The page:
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Animal cruelty is when abuse or neglect is happening at the hands of a human caretaker or others; a person commits an offense of cruelty to animals when a person’s actions causes death, physical pain, or horrible suffering to any animal. Such actions can be either deliberate abuse (on purpose), the failure to take care of an animal due to a lack of knowledge, or willful neglect, which means the intentional withholding of basic necessities like food and water that leads to the starvation or dehydration of an animal. The cruelty victim, whether a companion pet, farm animal, or wildlife, can end up suffering a great deal and for a long time.

Unfortunately, incidents of animal cruelty may go unreported because of a lack of understanding of what constitutes animal cruelty, different interpretations of what is considered abuse or neglect, and confusion about which agency should be notified when terrible acts against animals are witnessed. According to The Humane Society, “every state has laws prohibiting animal cruelty, and 49 of them contain felony provisions. (South Dakota is the only hold-out.)” Animals rely on you to help protect them from their abusers by reporting incidents to the proper authorities.

There are signs to look for when identifying animal abuse and neglect, and while all around cruel, some of these signs can be difficult to conclude as an act of cruelty according to law. Let us all take action against animal cruelty!

Identifying Animal Abuse and Neglect

  • Someone kicking, beating, or otherwise physically harming an animal
  • Injuries that are starting to heal, but also has a new injury
  • There are multiple pets in the household with injuries
  • Collar too tight, causing pain, injury, strangulation, and even death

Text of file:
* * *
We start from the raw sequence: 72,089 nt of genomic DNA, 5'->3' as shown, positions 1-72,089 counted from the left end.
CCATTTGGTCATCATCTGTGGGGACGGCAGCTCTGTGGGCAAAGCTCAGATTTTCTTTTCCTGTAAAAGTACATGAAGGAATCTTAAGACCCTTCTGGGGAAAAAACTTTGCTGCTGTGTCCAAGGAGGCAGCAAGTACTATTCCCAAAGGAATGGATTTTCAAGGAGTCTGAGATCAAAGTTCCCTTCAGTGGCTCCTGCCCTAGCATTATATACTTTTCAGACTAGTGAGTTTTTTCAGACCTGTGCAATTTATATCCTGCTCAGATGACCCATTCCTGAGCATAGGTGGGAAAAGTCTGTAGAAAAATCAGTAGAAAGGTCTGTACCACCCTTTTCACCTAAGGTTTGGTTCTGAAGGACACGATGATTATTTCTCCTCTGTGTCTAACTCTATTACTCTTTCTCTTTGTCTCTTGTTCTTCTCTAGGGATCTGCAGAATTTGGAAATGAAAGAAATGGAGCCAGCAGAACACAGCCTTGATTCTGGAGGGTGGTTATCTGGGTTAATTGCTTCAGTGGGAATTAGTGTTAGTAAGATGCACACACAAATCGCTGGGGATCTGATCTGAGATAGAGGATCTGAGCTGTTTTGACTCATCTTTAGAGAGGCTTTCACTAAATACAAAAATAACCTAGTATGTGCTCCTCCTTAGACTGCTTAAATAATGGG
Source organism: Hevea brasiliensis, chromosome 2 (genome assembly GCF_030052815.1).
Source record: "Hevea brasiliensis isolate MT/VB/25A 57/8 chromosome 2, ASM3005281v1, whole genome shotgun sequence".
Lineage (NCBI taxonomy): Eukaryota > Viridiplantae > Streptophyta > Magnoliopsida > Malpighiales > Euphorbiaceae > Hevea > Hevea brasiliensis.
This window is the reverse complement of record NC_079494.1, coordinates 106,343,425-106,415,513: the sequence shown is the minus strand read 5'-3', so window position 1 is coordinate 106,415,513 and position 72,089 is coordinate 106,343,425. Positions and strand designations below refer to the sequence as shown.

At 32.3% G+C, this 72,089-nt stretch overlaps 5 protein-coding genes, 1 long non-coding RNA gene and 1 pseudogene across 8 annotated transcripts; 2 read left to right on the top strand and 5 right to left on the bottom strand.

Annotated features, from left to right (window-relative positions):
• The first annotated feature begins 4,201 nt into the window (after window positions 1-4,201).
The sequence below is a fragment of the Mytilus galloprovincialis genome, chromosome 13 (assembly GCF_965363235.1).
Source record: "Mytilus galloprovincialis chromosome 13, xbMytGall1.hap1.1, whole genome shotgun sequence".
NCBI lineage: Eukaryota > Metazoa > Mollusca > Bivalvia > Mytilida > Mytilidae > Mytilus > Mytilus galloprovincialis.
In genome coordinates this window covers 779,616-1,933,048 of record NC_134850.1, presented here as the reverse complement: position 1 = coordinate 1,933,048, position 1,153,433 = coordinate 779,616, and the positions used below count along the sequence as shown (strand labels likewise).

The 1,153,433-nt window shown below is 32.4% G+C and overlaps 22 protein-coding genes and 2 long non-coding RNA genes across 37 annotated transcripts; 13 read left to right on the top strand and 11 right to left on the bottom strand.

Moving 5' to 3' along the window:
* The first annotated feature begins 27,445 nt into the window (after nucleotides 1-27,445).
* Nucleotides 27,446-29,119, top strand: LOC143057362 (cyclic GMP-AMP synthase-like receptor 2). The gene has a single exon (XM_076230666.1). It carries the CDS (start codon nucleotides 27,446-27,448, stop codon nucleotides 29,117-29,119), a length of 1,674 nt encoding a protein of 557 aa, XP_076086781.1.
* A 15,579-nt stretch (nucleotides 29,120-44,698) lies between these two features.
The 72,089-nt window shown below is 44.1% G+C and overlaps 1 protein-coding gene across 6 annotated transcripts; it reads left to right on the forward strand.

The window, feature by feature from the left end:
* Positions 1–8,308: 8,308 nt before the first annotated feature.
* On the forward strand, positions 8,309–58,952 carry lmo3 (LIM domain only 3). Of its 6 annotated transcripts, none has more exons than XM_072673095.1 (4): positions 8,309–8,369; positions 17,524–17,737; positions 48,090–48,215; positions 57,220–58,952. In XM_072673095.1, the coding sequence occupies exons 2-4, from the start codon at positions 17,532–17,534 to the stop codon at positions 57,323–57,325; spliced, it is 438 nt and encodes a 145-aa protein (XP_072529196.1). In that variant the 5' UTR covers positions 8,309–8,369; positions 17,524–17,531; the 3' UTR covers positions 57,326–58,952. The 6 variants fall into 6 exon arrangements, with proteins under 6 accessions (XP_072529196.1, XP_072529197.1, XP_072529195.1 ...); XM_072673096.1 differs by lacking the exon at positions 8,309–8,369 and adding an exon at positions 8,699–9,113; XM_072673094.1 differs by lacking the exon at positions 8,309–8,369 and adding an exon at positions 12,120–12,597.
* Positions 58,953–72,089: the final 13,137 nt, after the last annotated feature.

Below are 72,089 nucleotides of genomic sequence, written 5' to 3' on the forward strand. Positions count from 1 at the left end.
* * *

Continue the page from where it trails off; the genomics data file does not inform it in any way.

• Open wounds or other injuries that obviously have not been treated
  • No regular access to fresh food and water
  • Pets tied up alone outside for long periods of time away from food and water
  • Serious lack of grooming — unmanageable fur matting, overgrown coat and nails, visibly untreated sores
  • A pet or farm animal that does not have protection against outdoor elements
  • Lack of sanitation with feces and debris covering an animal’s living area
  • Abandoned homes have pets or animals left tied to posts
  • Fur is infested with ticks, fleas, or other bugs or parasites
  • Visible bones and extreme thinness can mean emaciation and starvation
  • Weakness paired with the inability to walk normally or even sit up
  • Animals that are crowded together into dirty kennels or cages
  • Animal in filthy, dangerous hoarding situations

“Reporting suspected animal cruelty ensures that animals in jeopardy receive prompt and often lifesaving care,” says ASPCA Special Agent Joann Sandano. “By making a complaint to the police or humane society in your area—you can even do so anonymously—you help ensure that animals in need are rescued and that perpetrators of animal cruelty are brought to justice.”

Taking Action

  • Document witnessed animal cruelty with notes, video, or photos
  • Report cruelty to animal control even if you have not witnessed but suspect it
  • Always be prepared with your local animal control department, animal shelter, or humane society’s number
  • Find local hotlines to help animals in need at TinyRescue, which lists national, state, local animal cruelty, and fighting hotlines
  • Speak with an expert from your local humane society or SPCA about the suspected abuse
  • Learn more about reporting animal cruelty from the ASPCA here
  • Through social media, help others become aware of animal cruelty
  • Raise awareness in your community by hosting an educational event
  • Start your own animal welfare organization, such as a rescue, to ensure animals are kept out of abusive situations

Law enforcement and animal control departments highly advise against citizens taking matters into their own hands. As much as it angers you to see an animal being abused or neglected, you could end up putting yourself in a dangerous situation when confronting an animal abuser or trespassing onto someone else’s property to rescue an animal.

It can take more than reporting animal abuse to the authorities, so to help in prosecuting the abuser, the best thing you can do is document the details, dates, and times of any incidents and contact animal control immediately.

Image source: BLM Nevada / Flickr